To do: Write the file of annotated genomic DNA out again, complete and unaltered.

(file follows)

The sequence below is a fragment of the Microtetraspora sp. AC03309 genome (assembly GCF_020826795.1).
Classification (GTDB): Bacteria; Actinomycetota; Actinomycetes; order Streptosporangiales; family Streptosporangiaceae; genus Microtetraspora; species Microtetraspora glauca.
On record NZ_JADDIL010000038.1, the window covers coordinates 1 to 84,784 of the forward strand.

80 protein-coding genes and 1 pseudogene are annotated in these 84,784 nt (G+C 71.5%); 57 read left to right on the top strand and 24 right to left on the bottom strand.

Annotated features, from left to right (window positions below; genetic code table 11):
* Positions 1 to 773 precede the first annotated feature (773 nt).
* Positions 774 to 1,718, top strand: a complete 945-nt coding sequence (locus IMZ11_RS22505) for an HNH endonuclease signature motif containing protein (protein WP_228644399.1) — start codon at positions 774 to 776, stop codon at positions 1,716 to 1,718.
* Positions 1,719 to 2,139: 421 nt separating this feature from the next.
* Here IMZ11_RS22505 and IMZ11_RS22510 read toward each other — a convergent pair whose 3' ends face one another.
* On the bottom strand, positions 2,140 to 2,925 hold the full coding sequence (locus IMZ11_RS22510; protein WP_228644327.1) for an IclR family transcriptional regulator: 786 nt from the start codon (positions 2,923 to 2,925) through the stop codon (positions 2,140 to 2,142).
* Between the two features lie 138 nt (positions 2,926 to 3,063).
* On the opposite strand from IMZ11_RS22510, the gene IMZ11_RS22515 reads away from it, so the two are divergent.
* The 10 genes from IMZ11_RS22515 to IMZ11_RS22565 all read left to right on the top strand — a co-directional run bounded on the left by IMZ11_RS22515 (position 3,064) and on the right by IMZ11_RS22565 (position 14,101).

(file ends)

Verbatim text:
The sequence below is a fragment of the Microtetraspora sp. AC03309 genome (assembly GCF_020826795.1).
Classification (GTDB): Bacteria; Actinomycetota; Actinomycetes; order Streptosporangiales; family Streptosporangiaceae; genus Microtetraspora; species Microtetraspora glauca.
On record NZ_JADDIL010000038.1, the window covers coordinates 1 to 84,784 of the forward strand.

80 protein-coding genes and 1 pseudogene are annotated in these 84,784 nt (G+C 71.5%); 57 read left to right on the top strand and 24 right to left on the bottom strand.

Annotated features, from left to right (window positions below; genetic code table 11):
* Positions 1 to 773 precede the first annotated feature (773 nt).
* Positions 774 to 1,718, top strand: a complete 945-nt coding sequence (locus IMZ11_RS22505) for an HNH endonuclease signature motif containing protein (protein WP_228644399.1) — start codon at positions 774 to 776, stop codon at positions 1,716 to 1,718.
* Positions 1,719 to 2,139: 421 nt separating this feature from the next.
* Here IMZ11_RS22505 and IMZ11_RS22510 read toward each other — a convergent pair whose 3' ends face one another.
* On the bottom strand, positions 2,140 to 2,925 hold the full coding sequence (locus IMZ11_RS22510; protein WP_228644327.1) for an IclR family transcriptional regulator: 786 nt from the start codon (positions 2,923 to 2,925) through the stop codon (positions 2,140 to 2,142).
* Between the two features lie 138 nt (positions 2,926 to 3,063).
* On the opposite strand from IMZ11_RS22510, the gene IMZ11_RS22515 reads away from it, so the two are divergent.
* The 10 genes from IMZ11_RS22515 to IMZ11_RS22565 all read left to right on the top strand — a co-directional run bounded on the left by IMZ11_RS22515 (position 3,064) and on the right by IMZ11_RS22565 (position 14,101).